Once again, research shows that "BPA-free" plastic does not mean it is safer than BPA plastic. Both BPA and BPS (the usual replacement for BPA) leach estrogenic chemicals into the foods and beverages, which means negative health effects when ingested. Both BPA and BPS mimic the effects of estrogen, as well as the actions of thyroid hormone. Yes, this study was done on zebrafish, but think of them as "the canaries in the mine" - if it affects them, it could affect humans also, especially developing fetuses and young children.
BPA and BPS can leach into food, particularly under heat, from the lining of cans and from consumer products such as water bottles, baby bottles, food-storage containers, sippy cups, and plastic tableware. BPA can also be found in contact lenses, eyeglass lenses, compact discs, water-supply pipes, some cash register and ATM receipts, as well as in some dental sealants. A good way to minimize exposure to BPA , BPS, and other estrogenic chemicals is to try to avoid food and beverages in plastic containers and cans, but instead try to buy and store food in glass containers, jars, and bottles. From Science Daily:
Companies advertise "BPA-free" as a safer version of plastic products ranging from water bottles to sippy cups to toys. Many manufacturers stopped used Bisphenol A to strengthen plastic after animal studies linked it to early puberty and a rise in breast and prostate cancers.Yet new UCLA research demonstrates that BPS (Bisphenol S), a common replacement for BPA, speeds up embryonic development and disrupts the reproductive system.
Using a zebrafish model, Wayne and her colleagues found that exposure to low levels of BPA and BPS -- equivalent to the traces found in polluted river waters -- altered the animals' physiology at the embryonic stage in as quickly as 25 hours. "Egg hatching time accelerated, leading to the fish equivalent of premature birth," said Wayne, who is also UCLA's associate vice chancellor for research. "The embryos developed much faster than normal in the presence of BPA or BPS."
The UCLA team, which included first author Wenhui Qiu, a visiting graduate student from Shanghai University, chose to conduct the study in zebrafish because their transparent embryos make it possible to "watch" cell growth as it occurs.... In a second finding, the team discovered that the number of endocrine neurons increased up to 40 percent, suggesting that BPA overstimulates the reproductive system.... "We saw many of these same effects with BPS found in BPA-free products. BPS is not harmless."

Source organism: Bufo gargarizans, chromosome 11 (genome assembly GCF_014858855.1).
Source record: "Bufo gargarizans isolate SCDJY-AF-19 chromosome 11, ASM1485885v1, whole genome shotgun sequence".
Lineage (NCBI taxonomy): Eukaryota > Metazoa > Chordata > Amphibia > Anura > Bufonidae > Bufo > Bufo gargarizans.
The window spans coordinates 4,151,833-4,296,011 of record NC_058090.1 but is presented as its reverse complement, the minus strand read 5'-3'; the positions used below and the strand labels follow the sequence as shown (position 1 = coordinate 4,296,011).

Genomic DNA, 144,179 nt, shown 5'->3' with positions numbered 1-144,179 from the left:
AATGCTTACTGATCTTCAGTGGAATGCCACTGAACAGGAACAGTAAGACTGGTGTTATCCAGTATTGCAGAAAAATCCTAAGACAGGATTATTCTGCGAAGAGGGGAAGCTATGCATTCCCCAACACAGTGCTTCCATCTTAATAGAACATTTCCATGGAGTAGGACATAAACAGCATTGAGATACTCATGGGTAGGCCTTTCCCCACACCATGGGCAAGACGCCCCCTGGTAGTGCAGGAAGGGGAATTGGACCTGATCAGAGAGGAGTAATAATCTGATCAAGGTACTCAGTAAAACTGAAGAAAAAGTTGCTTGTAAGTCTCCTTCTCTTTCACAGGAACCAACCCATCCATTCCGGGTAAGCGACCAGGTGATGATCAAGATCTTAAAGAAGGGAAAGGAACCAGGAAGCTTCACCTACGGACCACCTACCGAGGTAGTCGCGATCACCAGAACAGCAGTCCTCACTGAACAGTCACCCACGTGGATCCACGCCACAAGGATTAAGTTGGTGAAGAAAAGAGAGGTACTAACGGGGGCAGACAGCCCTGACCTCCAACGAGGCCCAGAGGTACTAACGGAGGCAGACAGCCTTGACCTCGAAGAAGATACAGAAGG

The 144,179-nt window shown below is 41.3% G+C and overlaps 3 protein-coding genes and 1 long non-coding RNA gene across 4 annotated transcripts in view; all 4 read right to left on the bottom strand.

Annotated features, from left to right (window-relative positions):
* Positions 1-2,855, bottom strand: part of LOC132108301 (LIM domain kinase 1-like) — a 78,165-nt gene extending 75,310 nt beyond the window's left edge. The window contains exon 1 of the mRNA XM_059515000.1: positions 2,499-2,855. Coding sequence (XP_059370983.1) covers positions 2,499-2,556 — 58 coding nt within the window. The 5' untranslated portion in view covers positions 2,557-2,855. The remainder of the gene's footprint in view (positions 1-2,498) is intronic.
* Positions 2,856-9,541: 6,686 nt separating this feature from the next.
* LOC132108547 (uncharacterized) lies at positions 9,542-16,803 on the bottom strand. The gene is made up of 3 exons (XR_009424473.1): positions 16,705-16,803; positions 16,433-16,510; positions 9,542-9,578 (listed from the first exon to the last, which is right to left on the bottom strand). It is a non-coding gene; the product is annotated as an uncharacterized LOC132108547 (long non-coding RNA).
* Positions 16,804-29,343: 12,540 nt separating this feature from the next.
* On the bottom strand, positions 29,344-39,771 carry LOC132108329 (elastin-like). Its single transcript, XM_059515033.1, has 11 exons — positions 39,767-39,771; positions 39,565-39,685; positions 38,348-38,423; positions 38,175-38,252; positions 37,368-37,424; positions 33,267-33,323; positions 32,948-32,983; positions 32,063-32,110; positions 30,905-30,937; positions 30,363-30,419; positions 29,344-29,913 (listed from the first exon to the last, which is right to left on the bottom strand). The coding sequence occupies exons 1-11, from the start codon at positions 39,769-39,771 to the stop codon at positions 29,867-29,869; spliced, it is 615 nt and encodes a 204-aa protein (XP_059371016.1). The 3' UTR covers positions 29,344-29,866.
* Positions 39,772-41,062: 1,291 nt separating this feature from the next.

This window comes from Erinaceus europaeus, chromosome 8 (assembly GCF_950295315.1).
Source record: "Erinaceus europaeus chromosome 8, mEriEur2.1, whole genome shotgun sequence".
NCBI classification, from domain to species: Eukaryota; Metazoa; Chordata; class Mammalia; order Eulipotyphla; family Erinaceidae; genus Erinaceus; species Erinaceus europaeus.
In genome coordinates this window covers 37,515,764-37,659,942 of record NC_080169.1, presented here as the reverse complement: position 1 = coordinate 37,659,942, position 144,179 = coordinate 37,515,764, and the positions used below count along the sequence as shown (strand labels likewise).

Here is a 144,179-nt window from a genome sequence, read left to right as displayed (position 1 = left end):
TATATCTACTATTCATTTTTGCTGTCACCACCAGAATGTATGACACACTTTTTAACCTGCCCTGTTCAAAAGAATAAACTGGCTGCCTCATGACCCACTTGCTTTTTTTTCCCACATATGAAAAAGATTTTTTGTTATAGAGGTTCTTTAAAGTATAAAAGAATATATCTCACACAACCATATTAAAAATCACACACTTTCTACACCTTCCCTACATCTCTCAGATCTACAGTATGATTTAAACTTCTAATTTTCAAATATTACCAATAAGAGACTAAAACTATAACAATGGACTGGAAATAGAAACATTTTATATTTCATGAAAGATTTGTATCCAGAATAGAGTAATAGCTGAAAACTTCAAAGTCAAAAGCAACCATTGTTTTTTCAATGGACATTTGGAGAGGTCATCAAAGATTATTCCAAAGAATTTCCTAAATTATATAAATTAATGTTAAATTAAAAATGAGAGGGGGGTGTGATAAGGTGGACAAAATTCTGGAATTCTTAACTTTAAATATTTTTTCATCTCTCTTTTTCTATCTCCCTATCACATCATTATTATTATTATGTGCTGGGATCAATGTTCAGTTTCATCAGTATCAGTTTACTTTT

After uncovering her first finding about BPA in 2008, Wayne immediately discarded all of the plastic food containers in her home and replaced them with glass. She and her family purchase food and drinks packaged in glass whenever possible. "Our findings are frightening and important," emphasized Wayne. "Consider it the aquatic version of the canary in the coal mine."
Finally, the researchers were surprised to find that both BPA and BPS acted partly through an estrogen system and partly through a thyroid hormone system to exert their effects. "Most people think of BPA as mimicking the effects of estrogen. But our work shows that it also mimics the actions of thyroid hormone," said Wayne. "Because of thyroid hormone's important influence on brain development during gestation, our work holds important implications for general embryonic and fetal development, including in humans."
Researchers have proposed that endocrine-disrupting chemicals may be contributing to the U.S.' rise in premature human births and early onset of puberty over the past couple of decades. "Our data support that hypothesis," said Wayne. "If BPA is impacting a wide variety of animal species, then it's likely to be affecting human health. Our study is the latest to help show this with BPA and now with BPS."